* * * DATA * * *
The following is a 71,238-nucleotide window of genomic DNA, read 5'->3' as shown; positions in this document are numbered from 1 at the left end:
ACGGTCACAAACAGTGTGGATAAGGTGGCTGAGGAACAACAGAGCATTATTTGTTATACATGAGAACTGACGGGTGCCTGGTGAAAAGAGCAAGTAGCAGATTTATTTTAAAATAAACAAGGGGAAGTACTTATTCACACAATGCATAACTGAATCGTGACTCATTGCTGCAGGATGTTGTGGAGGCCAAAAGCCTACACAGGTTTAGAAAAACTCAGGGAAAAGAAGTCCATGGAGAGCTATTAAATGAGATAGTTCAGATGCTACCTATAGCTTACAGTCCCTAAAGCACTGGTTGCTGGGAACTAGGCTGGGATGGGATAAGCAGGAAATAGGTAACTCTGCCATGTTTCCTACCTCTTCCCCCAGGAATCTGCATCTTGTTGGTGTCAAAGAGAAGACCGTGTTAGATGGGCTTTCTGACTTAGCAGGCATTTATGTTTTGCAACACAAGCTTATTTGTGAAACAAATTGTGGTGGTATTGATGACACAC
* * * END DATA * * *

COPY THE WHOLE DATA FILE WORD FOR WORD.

The following is a 71,238-nucleotide window of genomic DNA, read 5'->3' as shown; positions in this document are numbered from 1 at the left end:
ACGGTCACAAACAGTGTGGATAAGGTGGCTGAGGAACAACAGAGCATTATTTGTTATACATGAGAACTGACGGGTGCCTGGTGAAAAGAGCAAGTAGCAGATTTATTTTAAAATAAACAAGGGGAAGTACTTATTCACACAATGCATAACTGAATCGTGACTCATTGCTGCAGGATGTTGTGGAGGCCAAAAGCCTACACAGGTTTAGAAAAACTCAGGGAAAAGAAGTCCATGGAGAGCTATTAAATGAGATAGTTCAGATGCTACCTATAGCTTACAGTCCCTAAAGCACTGGTTGCTGGGAACTAGGCTGGGATGGGATAAGCAGGAAATAGGTAACTCTGCCATGTTTCCTACCTCTTCCCCCAGGAATCTGCATCTTGTTGGTGTCAAAGAGAAGACCGTGTTAGATGGGCTTTCTGACTTAGCAGGCATTTATGTTTTGCAACACAAGCTTATTTGTGAAACAAATTGTGGTGGTATTGATGACACAC